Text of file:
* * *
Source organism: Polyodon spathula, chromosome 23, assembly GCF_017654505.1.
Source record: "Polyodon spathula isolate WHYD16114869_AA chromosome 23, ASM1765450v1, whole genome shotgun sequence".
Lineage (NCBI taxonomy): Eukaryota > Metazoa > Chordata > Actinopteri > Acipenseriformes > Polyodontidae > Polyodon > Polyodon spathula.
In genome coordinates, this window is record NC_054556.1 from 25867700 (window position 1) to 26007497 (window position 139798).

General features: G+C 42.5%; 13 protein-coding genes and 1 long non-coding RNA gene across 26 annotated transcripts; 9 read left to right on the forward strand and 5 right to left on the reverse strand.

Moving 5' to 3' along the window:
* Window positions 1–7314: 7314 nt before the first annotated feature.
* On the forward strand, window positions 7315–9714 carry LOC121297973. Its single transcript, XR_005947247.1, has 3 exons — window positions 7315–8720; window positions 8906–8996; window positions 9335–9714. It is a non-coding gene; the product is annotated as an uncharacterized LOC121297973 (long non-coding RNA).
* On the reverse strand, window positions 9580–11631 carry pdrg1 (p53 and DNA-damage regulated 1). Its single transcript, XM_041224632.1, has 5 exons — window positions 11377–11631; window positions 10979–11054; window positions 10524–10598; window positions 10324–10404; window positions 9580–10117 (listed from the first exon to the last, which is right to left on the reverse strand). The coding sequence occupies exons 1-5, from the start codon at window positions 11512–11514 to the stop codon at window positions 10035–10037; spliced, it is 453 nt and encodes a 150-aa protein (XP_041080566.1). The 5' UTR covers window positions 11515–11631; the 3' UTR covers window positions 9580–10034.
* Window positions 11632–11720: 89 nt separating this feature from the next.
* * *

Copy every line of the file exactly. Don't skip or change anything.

Source organism: Polyodon spathula, chromosome 23, assembly GCF_017654505.1.
Source record: "Polyodon spathula isolate WHYD16114869_AA chromosome 23, ASM1765450v1, whole genome shotgun sequence".
Lineage (NCBI taxonomy): Eukaryota > Metazoa > Chordata > Actinopteri > Acipenseriformes > Polyodontidae > Polyodon > Polyodon spathula.
In genome coordinates, this window is record NC_054556.1 from 25867700 (window position 1) to 26007497 (window position 139798).

General features: G+C 42.5%; 13 protein-coding genes and 1 long non-coding RNA gene across 26 annotated transcripts; 9 read left to right on the forward strand and 5 right to left on the reverse strand.

Moving 5' to 3' along the window:
* Window positions 1–7314: 7314 nt before the first annotated feature.
* On the forward strand, window positions 7315–9714 carry LOC121297973. Its single transcript, XR_005947247.1, has 3 exons — window positions 7315–8720; window positions 8906–8996; window positions 9335–9714. It is a non-coding gene; the product is annotated as an uncharacterized LOC121297973 (long non-coding RNA).
* On the reverse strand, window positions 9580–11631 carry pdrg1 (p53 and DNA-damage regulated 1). Its single transcript, XM_041224632.1, has 5 exons — window positions 11377–11631; window positions 10979–11054; window positions 10524–10598; window positions 10324–10404; window positions 9580–10117 (listed from the first exon to the last, which is right to left on the reverse strand). The coding sequence occupies exons 1-5, from the start codon at window positions 11512–11514 to the stop codon at window positions 10035–10037; spliced, it is 453 nt and encodes a 150-aa protein (XP_041080566.1). The 5' UTR covers window positions 11515–11631; the 3' UTR covers window positions 9580–10034.
* Window positions 11632–11720: 89 nt separating this feature from the next.